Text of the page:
Many things will cause rates to rise, but are these citations one of them?
It’s bad enough when you realize you’re speeding and a police car’s flashing lights appear in your rearview mirror, because you’ll likely have to pay for a ticket, but what’s worse is wondering whether you’ll also be facing increased premiums as a result of this single event.
Many insured motorists are uncertain as to whether or not this type of ticket will cause higher coverage payments.
But do speeding tickets affect insurance rates? Especially when it is a first offense on an otherwise flawless driving record? The answer is actually complicated. For some drivers, there won’t be the slightest difference, especially if it is the first time that a ticket has been received. That said, if a safe driving discount has been applied to the policy, then that will likely be removed, so premiums may increase slightly as a result of that.
However, it usually takes more than one speeding ticket for premiums to be impacted. There are certain exceptions to that rule. For example, if the individual is ticketed for going a tremendous amount over the limit, to the degree that it is considered reckless driving, then premiums may be affected as a result.
Other issues that can make a difference in premiums occur when there are other offenses, as well.
For example, reckless driving increases premiums by an average of 22 percent. Rates will increase an additional 3 percent, on average, among individuals who are found to have been driving without a seatbelt.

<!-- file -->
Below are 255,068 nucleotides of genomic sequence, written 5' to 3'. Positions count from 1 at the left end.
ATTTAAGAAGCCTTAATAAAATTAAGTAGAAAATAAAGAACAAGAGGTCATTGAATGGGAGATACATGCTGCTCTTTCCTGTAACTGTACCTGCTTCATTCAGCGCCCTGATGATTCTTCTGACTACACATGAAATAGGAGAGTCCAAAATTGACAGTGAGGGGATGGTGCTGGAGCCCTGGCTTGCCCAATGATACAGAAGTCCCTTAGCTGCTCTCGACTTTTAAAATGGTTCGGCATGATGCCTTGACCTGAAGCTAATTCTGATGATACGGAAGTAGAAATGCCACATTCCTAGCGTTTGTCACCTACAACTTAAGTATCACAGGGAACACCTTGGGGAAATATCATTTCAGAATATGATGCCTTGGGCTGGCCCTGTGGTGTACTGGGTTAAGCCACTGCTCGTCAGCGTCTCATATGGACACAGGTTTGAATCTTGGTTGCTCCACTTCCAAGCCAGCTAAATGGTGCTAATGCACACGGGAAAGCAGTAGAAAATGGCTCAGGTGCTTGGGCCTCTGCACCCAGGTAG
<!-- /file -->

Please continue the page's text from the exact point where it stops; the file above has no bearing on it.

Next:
Personal factors can also influence whether or not there is a rate change and by how much. For example, divorced drivers see increases that are an average of 7 percent higher than single drivers and 4 percent greater than married people.
Condo owners often see greater increases than those living in single family dwellings or people who are still living with their parents. In a case, for example, where an individual receives a ticket for tailgating, a condo owner would have a premiums hike of 10 percent more than that of people who live with their parents or who rent. It would be 4 percent higher than that seen by homeowners.
Asking the question “do speeding tickets affect insurance?” doesn’t lead to an easy answer, as it is decided by many different contributing factors.